Social Media and Social Change: Nonprofits and Using Social Media Strategies to Meet Advocacy Goals

Social Media and Social Change: Nonprofits and Using Social Media Strategies to Meet Advocacy Goals

Lauri Goldkind (Fordham University, USA) and John G. McNutt (University of Delaware, USA)
DOI: 10.4018/978-1-4666-8614-4.ch002
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Abstract

Technological advances in communications tools, the Internet, and the advent of social media have changed the ways in which nonprofit organizations engage with their various constituents. Nonprofits now have a constellation of tools including: interactive social media sites, mobile applications (apps), Websites, and mash-ups that allow them to create a comprehensive system for mobilizing supports to advocate for changing public policies. From Facebook to Twitter and from YouTube to Pinterest, communicating to many via words and images has never been easier. The authors explore the history of nonprofit advocacy and organizing, describe the social media and technology tools available for moving advocacy goals forward, and conclude with some possible challenges that organizations considering these tools could face.
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Advocacy In The Nonprofit Social Services Sector

Nonprofit social service organizations have historically worked with the poor and oppressed in society (Trattner 2007). They are at the center of hot button issues such as poverty, domestic violence, immigration, health care reform and so forth. While much of this is direct service related, nonprofit organizations also engage in advocacy to change policies and protect the vulnerable (Berry & Arons, 2002; Jenkins, 1987; Libby, 2011; Bass, Arons, Guinane, & Carter, 2007). This means that these organizations have become adept at organizing communities, creating media campaigns, lobbying lawmakers and raising public awareness about issues and problems. This effort dovetails with the efforts of social movement organizations who have broader social change goals.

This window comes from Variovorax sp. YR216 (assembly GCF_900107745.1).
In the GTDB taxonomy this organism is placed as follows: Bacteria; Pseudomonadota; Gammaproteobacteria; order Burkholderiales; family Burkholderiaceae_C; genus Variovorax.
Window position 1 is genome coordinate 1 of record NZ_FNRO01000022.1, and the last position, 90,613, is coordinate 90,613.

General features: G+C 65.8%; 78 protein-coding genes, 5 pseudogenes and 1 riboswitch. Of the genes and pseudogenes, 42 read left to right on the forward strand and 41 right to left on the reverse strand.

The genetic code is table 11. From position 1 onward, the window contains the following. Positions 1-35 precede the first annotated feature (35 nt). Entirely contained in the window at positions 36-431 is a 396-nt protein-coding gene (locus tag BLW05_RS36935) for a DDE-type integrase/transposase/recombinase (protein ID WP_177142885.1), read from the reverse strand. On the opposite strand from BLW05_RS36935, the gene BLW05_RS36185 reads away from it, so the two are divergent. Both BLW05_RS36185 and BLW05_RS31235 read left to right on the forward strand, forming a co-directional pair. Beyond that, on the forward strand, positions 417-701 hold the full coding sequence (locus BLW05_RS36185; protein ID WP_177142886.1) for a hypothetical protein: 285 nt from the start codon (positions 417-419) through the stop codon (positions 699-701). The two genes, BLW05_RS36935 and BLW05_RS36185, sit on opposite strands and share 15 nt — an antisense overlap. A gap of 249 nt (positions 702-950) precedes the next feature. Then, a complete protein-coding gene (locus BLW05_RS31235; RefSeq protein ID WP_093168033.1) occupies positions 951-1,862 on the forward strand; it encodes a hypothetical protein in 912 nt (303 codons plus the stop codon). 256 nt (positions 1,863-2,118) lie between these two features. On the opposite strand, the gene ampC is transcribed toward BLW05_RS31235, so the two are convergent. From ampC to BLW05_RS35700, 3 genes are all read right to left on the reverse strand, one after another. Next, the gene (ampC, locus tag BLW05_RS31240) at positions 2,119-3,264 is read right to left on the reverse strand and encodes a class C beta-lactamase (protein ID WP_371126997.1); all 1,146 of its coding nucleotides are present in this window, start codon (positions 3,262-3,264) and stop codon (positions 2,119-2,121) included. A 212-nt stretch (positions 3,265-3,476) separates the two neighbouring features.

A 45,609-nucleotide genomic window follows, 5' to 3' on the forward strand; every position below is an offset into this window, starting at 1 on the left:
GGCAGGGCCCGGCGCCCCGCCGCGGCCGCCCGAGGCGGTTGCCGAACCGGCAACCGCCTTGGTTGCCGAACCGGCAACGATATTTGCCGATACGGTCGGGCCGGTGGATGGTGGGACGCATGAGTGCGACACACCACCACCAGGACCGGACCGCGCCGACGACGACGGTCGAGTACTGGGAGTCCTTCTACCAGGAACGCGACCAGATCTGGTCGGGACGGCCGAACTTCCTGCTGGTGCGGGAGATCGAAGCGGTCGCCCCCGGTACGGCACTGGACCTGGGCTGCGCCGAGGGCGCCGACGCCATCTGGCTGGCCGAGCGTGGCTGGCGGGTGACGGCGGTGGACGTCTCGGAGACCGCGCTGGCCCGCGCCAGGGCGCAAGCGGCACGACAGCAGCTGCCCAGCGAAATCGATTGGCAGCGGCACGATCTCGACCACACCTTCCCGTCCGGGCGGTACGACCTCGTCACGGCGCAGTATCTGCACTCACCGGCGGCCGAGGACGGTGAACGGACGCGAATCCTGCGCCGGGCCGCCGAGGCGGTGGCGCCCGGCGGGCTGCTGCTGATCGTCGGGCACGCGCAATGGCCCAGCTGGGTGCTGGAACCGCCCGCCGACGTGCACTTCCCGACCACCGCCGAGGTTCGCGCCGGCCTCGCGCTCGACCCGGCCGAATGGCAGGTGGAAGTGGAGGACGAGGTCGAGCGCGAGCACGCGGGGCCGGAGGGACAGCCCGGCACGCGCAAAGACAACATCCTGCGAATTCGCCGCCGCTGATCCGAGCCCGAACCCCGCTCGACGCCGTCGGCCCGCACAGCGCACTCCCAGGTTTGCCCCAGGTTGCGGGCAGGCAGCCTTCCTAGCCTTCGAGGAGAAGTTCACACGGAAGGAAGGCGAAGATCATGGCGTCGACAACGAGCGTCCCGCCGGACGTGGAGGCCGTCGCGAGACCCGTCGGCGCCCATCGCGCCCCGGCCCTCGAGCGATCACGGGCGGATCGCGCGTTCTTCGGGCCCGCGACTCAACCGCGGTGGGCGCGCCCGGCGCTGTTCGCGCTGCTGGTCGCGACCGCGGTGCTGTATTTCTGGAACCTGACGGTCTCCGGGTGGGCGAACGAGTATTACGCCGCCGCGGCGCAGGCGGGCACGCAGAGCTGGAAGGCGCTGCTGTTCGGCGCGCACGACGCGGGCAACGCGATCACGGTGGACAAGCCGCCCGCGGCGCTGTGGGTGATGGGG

Advocacy or the constellation of activities which positions individuals and organizations in the public sphere to create dialog and change on behalf of communities and populations of individuals is often thought to be a core activity of the nonprofit social services sector. Yet a growing body of research suggests that nonprofit engagement in policy advocacy activities is often far less than expected (Mosley, 2010; Berry & Arons, 2002; Bass, Arons, Guinane & Carter, 2007).

The broad umbrella of advocacy as a collection of behaviors also includes a range of goals that organizations may wish to achieve. These activities might be characterized as more self-interested organizational advocacy (e.g., advocacy to protect agency funding) in contrast to progressive advocacy, defined as advocacy addressing underlying structural and power inequities (Donaldson, 2008). Progressive advocacy’s goal is to advance the interests of a non-profit’s constituents, rather than the organization’s interests, and fully engages constituents in the advocacy process (Donaldson, 2008).

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